All his life, our holy Founder was aflame with the desire of spreading the Gospel among other cultures and peoples. If he never experienced this joy personally, he has none the less experienced it abundantly through the missionary labours of his Order. He passed this missionary spirit to his disciples who undertook the task of preaching the Gospel in other lands. The whole world has heard the words of Dominican missionaries, and there are few lands that have not been sprinkled with their blood.
St. Dominic himself sent out the first group of missionaries of his Order, St. Hyacinth of Poland and his companions. Since then, as successively new lands became known, the stream of Dominicans leaving their homeland to preach the Gospel beyond has never failed. Many of the old missions have become provinces in their own right and in turn have sent out missionaries to other lands.
In fact, shortly after becoming independent of the Irish province, the Dominican friars of Australia and New Zealand, at the invitation of the Holy See, entered into partnership with the Dominican sisters and lay associates to take on a mission in the Solomon Islands. Conditions now are quite different from what they were in 1956. Political independence, more widespread education, globalisation, mobile phones and solar panels have all had an impact on our life and work there. Dominican sisters and friars have gone beyond the original mission territory to all three dioceses of the Solomons. But the biggest change is in the personnel themselves: the sisters and - apart from a few specialised roles - the friars living and working there are now all locals.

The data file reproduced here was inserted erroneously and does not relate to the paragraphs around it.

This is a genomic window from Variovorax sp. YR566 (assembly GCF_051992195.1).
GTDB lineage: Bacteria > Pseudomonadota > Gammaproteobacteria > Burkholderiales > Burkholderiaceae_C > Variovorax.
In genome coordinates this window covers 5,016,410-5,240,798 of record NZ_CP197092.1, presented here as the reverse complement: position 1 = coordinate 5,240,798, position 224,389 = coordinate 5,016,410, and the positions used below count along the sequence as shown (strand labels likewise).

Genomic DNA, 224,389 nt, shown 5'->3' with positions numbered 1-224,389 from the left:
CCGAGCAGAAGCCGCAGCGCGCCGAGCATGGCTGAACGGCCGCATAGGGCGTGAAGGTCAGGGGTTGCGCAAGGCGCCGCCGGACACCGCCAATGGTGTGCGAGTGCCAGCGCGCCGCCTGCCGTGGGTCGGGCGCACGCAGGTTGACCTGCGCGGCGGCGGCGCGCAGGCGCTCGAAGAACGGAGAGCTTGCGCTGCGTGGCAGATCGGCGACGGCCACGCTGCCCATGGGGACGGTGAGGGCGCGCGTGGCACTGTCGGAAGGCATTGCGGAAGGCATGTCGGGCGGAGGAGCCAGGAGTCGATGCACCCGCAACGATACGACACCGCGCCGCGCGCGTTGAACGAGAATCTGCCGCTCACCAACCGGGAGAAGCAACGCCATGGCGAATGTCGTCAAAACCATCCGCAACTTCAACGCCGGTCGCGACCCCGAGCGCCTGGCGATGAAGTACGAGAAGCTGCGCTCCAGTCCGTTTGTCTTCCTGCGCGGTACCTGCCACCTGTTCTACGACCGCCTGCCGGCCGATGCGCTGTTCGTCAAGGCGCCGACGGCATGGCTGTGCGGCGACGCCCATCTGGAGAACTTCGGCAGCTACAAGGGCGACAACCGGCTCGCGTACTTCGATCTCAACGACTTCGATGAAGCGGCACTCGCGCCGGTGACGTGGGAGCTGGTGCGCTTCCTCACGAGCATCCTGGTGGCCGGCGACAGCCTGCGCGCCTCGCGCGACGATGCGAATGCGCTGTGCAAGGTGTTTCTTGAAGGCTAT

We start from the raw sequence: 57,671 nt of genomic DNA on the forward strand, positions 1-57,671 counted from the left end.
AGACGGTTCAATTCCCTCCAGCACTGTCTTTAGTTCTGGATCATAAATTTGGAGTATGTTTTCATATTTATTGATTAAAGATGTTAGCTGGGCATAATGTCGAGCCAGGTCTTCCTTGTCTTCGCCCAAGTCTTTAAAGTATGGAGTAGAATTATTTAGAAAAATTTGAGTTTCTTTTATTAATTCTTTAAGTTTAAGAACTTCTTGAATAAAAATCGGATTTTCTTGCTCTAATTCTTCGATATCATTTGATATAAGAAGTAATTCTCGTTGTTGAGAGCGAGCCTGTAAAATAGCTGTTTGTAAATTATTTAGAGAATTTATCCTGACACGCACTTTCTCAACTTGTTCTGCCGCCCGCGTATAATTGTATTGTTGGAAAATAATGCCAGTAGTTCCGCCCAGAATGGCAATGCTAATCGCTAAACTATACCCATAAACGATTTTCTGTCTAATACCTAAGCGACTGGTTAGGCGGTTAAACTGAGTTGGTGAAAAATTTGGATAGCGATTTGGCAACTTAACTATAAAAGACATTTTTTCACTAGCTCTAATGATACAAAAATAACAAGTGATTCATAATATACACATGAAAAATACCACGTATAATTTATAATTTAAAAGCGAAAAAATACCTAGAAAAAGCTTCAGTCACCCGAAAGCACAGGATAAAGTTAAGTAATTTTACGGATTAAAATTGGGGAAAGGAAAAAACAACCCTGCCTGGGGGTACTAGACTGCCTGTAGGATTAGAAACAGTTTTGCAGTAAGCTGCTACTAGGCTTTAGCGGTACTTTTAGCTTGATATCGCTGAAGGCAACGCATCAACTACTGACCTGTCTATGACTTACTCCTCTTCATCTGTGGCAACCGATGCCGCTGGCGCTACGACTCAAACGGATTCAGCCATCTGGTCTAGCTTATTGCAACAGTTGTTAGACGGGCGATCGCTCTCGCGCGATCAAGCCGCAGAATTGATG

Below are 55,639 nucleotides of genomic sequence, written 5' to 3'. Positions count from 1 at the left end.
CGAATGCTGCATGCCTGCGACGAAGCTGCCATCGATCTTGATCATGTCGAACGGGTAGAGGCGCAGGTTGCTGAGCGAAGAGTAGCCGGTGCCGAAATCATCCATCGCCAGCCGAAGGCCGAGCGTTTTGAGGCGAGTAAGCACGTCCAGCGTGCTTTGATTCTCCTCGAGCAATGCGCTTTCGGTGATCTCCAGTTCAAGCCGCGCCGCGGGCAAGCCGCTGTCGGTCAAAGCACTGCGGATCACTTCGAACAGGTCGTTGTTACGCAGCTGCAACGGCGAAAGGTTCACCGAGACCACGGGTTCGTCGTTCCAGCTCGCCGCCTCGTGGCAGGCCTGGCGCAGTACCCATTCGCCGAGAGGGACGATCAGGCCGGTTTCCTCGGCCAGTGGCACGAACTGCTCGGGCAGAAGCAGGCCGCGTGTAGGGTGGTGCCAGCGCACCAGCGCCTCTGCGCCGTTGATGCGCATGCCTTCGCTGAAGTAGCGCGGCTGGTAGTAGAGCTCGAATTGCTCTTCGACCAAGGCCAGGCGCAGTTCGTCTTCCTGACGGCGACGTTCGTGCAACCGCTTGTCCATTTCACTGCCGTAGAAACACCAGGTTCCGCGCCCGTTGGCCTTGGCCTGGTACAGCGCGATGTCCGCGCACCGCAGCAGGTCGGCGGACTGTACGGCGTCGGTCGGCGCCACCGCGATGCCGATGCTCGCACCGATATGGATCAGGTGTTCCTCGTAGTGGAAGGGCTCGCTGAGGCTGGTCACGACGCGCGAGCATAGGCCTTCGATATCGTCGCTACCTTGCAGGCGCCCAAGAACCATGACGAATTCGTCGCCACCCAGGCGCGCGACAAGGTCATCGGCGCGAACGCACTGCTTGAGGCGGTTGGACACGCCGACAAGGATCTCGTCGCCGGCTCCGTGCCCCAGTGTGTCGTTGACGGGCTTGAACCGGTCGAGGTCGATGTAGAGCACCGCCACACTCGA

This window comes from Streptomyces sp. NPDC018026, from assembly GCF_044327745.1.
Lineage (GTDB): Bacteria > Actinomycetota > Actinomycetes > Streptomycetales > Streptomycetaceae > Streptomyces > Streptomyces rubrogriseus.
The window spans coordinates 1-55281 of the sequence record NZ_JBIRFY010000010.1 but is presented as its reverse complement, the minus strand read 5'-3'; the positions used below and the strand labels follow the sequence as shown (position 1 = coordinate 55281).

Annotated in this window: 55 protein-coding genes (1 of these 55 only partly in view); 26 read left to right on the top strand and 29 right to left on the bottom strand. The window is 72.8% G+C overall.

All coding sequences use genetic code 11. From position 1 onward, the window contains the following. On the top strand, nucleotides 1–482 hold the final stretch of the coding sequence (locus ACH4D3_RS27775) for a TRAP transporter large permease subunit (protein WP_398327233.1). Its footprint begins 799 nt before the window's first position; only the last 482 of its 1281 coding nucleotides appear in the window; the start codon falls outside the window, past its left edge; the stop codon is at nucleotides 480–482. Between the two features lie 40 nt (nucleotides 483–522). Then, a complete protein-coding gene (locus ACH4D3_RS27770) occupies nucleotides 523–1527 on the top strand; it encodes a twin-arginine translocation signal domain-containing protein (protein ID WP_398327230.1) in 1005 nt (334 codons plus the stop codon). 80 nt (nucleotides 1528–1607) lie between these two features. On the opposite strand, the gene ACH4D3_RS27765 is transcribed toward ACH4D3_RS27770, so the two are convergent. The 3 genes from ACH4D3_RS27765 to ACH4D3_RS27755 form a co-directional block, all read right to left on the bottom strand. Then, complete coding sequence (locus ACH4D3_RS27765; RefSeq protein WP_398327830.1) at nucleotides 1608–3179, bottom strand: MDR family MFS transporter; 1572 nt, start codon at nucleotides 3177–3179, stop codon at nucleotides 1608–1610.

In 1980 the Order established a presence in Papua New Guinea when our Solomon Island students for the priesthood were sent for their studies to the seminary in Bomana, near Port Moresby. After four years of sharing quarters with the Marists, the fledgling community moved into a building of its own, dedicated to St Martin de Porres. This college - extended a few years ago - is now overflowing with young men from the Solomons and PNG who are offering their lives to bring the light of Christ to hearts eager to receive it.
If we simply list the works of the brethren in Melanesia, they sound like the works Dominicans undertake in Australia and in so many other parts of the world: theological education, chaplaincies at universities and schools, parishes, retreats, and so on. But a friar ministering in these parts experiences challenges and joys unknown in Australia or New Zealand, and carries out his Dominican apostolate in a truly Melanesian way. After 800 years, the Dominican charism continues to show its adaptability and relevance in the most diverse places and cultures.